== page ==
Press
David Grasso

Originally published on Bold

‘Side Hustling:’ How We’re Surviving In The Gig Economy

July 1, 2016

New York City is a place with lots of networking events that can initially appear very exotic to a newcomer. As someone from a more conventional part of the country, an invitation to a supper club was simultaneously exciting and confusing. What in the world was I going to run into?

This was my first experience participating in a supper club, which essentially involves breaking bread while networking and navigating through a structured conversation. The whole experience started as an unsuspecting email inviting me to a dinner in Harlem to discuss “side hustling” through an organization named Weleet. Weleet is an organization that connects people on compatibility to co-work and share space. That in itself seemed pretty interesting.

Because of my non-New York dialect, I quickly asked Bold’s interns what the term “side hustling” meant, and they too were stumped. Google later clarified the term for me, and I saw that the dinner was meant to be a free flowing conversation about people who handle multiple gigs simultaneously. Working multiple jobs has been part of my lifestyle since I was 14, so the topic appeared to be a natural fit for me. If you’re still confused, you might better identify the trend of “side hustling” through the more mainstream term, the “gig economy.”

After all, in journalism it has become a necessity to have several income streams, as we work in an industry where it is nearly impossible to sustain yourself with merely one job. This is my reality.

In sum, millions upon millions of people today make additional money through “side hustling,” where they wear a different hat and fulfill an entirely different set of job duties, on the side. In an environment where expenses march upwards while salaries stagnate and good jobs are a rarity, “side hustling” is enjoying an unprecedented renaissance.

These changes to our national job market were the main thrust of conversation at this edition of the Weleet supper club. The sponsor of this dinner was the website Fiverr, home to a marketplace of “side hustlers” offering their services. Together, our supper contingent was comprised of a diverse group of people of all ages, backgrounds, and interests who convened to discuss how the world is changing, and how we’re already adapting.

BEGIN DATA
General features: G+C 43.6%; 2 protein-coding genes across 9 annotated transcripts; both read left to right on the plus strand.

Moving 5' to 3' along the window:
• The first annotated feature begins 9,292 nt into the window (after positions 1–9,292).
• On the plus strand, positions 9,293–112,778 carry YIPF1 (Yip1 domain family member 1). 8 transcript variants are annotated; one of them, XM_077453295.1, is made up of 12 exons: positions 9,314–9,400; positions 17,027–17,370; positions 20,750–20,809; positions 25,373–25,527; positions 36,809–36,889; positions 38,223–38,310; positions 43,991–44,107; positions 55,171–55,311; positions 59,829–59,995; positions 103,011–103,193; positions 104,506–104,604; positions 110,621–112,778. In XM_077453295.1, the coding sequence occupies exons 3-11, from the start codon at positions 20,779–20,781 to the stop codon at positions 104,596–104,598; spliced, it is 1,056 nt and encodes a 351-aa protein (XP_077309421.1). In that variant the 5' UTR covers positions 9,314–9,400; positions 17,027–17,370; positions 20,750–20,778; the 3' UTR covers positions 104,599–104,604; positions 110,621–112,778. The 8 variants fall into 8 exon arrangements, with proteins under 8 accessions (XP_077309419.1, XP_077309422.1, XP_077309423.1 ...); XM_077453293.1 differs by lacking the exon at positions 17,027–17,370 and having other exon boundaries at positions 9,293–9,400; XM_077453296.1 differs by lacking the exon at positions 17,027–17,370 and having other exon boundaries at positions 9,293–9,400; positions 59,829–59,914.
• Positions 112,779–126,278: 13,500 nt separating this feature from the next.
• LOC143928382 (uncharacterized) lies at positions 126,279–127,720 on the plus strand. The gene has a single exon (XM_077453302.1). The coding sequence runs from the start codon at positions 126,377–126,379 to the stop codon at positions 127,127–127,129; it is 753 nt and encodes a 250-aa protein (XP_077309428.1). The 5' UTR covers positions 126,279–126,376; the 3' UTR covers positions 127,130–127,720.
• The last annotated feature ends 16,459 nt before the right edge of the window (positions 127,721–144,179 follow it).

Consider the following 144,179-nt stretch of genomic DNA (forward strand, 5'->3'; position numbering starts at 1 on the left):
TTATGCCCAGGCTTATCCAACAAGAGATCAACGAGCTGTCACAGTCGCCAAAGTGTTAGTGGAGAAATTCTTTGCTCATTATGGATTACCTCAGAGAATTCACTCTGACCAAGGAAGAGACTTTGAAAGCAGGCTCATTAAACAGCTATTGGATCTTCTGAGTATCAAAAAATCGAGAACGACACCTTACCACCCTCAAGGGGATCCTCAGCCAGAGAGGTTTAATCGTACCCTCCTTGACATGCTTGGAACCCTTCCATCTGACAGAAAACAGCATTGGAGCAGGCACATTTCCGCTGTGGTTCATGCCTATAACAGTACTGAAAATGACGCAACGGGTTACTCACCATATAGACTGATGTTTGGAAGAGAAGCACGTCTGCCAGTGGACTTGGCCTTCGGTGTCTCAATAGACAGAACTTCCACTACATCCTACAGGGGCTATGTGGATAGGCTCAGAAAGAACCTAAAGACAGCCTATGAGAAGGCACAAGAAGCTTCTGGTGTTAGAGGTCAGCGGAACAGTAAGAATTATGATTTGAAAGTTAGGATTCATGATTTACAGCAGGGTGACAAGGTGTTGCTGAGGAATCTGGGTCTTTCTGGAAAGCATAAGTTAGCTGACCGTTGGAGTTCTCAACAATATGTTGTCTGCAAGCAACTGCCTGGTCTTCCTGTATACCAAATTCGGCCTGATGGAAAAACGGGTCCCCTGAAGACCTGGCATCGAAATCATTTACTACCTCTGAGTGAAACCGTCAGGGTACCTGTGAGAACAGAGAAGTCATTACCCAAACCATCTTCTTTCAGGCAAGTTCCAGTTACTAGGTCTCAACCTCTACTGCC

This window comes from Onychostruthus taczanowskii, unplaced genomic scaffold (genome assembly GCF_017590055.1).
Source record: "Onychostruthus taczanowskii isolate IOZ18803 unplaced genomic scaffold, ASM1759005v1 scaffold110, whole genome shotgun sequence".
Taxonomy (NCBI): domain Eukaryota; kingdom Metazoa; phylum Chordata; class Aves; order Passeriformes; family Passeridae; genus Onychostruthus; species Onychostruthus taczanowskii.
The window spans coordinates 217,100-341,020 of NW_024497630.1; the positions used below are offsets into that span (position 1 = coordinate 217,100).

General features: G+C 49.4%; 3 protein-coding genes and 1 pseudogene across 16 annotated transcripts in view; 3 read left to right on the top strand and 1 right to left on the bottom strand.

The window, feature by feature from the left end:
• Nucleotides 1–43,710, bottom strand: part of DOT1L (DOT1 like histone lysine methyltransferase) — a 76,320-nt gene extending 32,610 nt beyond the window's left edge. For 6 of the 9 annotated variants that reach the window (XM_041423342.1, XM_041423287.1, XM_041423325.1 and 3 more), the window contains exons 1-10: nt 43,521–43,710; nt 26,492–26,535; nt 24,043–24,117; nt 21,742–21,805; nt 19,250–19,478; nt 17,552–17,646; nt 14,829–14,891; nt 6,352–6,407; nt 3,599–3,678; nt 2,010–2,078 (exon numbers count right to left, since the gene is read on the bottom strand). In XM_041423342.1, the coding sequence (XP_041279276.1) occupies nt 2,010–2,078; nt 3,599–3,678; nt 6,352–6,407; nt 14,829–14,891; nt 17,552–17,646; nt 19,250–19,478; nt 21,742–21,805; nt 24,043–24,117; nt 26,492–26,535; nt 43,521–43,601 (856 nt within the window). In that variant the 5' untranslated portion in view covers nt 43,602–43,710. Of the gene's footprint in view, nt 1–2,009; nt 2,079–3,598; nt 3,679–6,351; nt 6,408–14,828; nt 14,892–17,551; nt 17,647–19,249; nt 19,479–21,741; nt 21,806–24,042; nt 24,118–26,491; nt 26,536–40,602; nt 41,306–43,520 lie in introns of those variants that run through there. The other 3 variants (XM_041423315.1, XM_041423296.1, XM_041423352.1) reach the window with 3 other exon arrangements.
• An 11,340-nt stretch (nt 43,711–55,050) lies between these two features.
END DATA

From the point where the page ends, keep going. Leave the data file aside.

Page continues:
Most of us have become accustomed to the new normal; we easily switch up our line of work, and we regularly have side projects going. In fact, even after a few minutes of discussion, we reached the consensus that those who aren’t “side hustling” are falling behind in our evolving and ultra-competitive job landscape.

Moreover, “side hustling” is about embarking on career trajectories that you hope one day will be your primary source of income. Essentially, “side hustling” is about maintaining your primary gig to stay afloat financially while you work on becoming the person you want to be. The only logical way to pursue your passion is to “side hustle” while you’re building your credibility. You cannot suddenly become proficient at your dream job without doing the grunt work–it takes patience and above all tenacity to stay relevant in your current work role while developing new skills at your secondary gig.

By the end of the Weleet supper club, we felt satiated by the copious amounts of refined Italianate carbohydrates and warmed by the fellow camaraderie with people from very different walks of life. We all resolved to build a support network between us, and liberally refer each other to our contacts that might be of relevance.

To me, the Weleet supper club serves as a poignant reminder of the power of networking, and how pivotal it is to get together face-to-face with your colleagues frequently. This week, a Washington Post article pointed out that the average American day now involves nine percent less socialization than it did just ten years ago. Given that depressing trend, perhaps a supper club to meet up with like-minded “hustlers” is just what the doctor ordered.